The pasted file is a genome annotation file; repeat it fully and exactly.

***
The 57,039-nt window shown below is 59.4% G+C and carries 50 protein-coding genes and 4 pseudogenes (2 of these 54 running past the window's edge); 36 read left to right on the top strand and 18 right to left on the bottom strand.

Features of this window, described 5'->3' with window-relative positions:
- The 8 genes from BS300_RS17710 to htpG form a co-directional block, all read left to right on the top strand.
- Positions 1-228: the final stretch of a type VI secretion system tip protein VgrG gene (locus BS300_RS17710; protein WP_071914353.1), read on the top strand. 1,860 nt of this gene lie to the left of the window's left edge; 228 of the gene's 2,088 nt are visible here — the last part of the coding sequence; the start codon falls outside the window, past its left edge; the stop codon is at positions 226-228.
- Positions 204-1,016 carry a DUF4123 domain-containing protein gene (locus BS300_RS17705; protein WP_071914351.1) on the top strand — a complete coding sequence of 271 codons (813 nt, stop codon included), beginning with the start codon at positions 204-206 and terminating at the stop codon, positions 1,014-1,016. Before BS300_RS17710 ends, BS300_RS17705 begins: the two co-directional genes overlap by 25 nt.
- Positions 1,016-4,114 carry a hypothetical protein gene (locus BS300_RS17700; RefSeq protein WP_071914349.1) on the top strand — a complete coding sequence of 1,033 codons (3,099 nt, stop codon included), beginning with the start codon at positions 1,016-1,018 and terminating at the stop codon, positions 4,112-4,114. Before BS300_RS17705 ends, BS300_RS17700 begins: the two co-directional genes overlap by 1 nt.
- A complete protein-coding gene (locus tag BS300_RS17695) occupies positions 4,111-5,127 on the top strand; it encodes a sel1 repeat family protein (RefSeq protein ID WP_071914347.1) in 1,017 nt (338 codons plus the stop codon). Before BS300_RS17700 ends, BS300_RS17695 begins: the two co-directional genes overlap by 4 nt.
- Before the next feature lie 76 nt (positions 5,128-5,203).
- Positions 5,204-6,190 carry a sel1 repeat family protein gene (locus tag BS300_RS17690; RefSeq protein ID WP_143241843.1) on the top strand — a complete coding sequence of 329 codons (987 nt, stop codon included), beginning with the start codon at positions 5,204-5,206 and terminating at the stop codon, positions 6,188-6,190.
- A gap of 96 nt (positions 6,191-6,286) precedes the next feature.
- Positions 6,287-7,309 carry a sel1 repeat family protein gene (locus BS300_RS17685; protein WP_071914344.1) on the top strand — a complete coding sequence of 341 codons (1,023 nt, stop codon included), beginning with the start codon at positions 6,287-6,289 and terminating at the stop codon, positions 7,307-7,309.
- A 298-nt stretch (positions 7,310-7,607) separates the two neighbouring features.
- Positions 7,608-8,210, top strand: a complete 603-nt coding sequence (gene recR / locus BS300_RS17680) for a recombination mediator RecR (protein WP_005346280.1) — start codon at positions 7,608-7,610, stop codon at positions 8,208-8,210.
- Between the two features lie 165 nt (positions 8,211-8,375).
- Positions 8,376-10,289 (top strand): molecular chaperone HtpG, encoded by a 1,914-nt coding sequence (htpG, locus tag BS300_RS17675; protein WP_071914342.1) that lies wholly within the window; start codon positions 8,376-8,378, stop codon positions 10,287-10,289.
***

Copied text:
The 57,039-nt window shown below is 59.4% G+C and carries 50 protein-coding genes and 4 pseudogenes (2 of these 54 running past the window's edge); 36 read left to right on the top strand and 18 right to left on the bottom strand.

Features of this window, described 5'->3' with window-relative positions:
- The 8 genes from BS300_RS17710 to htpG form a co-directional block, all read left to right on the top strand.
- Positions 1-228: the final stretch of a type VI secretion system tip protein VgrG gene (locus BS300_RS17710; protein WP_071914353.1), read on the top strand. 1,860 nt of this gene lie to the left of the window's left edge; 228 of the gene's 2,088 nt are visible here — the last part of the coding sequence; the start codon falls outside the window, past its left edge; the stop codon is at positions 226-228.
- Positions 204-1,016 carry a DUF4123 domain-containing protein gene (locus BS300_RS17705; protein WP_071914351.1) on the top strand — a complete coding sequence of 271 codons (813 nt, stop codon included), beginning with the start codon at positions 204-206 and terminating at the stop codon, positions 1,014-1,016. Before BS300_RS17710 ends, BS300_RS17705 begins: the two co-directional genes overlap by 25 nt.
- Positions 1,016-4,114 carry a hypothetical protein gene (locus BS300_RS17700; RefSeq protein WP_071914349.1) on the top strand — a complete coding sequence of 1,033 codons (3,099 nt, stop codon included), beginning with the start codon at positions 1,016-1,018 and terminating at the stop codon, positions 4,112-4,114. Before BS300_RS17705 ends, BS300_RS17700 begins: the two co-directional genes overlap by 1 nt.
- A complete protein-coding gene (locus tag BS300_RS17695) occupies positions 4,111-5,127 on the top strand; it encodes a sel1 repeat family protein (RefSeq protein ID WP_071914347.1) in 1,017 nt (338 codons plus the stop codon). Before BS300_RS17700 ends, BS300_RS17695 begins: the two co-directional genes overlap by 4 nt.
- Before the next feature lie 76 nt (positions 5,128-5,203).
- Positions 5,204-6,190 carry a sel1 repeat family protein gene (locus tag BS300_RS17690; RefSeq protein ID WP_143241843.1) on the top strand — a complete coding sequence of 329 codons (987 nt, stop codon included), beginning with the start codon at positions 5,204-5,206 and terminating at the stop codon, positions 6,188-6,190.
- A gap of 96 nt (positions 6,191-6,286) precedes the next feature.
- Positions 6,287-7,309 carry a sel1 repeat family protein gene (locus BS300_RS17685; protein WP_071914344.1) on the top strand — a complete coding sequence of 341 codons (1,023 nt, stop codon included), beginning with the start codon at positions 6,287-6,289 and terminating at the stop codon, positions 7,307-7,309.
- A 298-nt stretch (positions 7,310-7,607) separates the two neighbouring features.
- Positions 7,608-8,210, top strand: a complete 603-nt coding sequence (gene recR / locus BS300_RS17680) for a recombination mediator RecR (protein WP_005346280.1) — start codon at positions 7,608-7,610, stop codon at positions 8,208-8,210.
- Between the two features lie 165 nt (positions 8,211-8,375).
- Positions 8,376-10,289 (top strand): molecular chaperone HtpG, encoded by a 1,914-nt coding sequence (htpG, locus tag BS300_RS17675; protein WP_071914342.1) that lies wholly within the window; start codon positions 8,376-8,378, stop codon positions 10,287-10,289.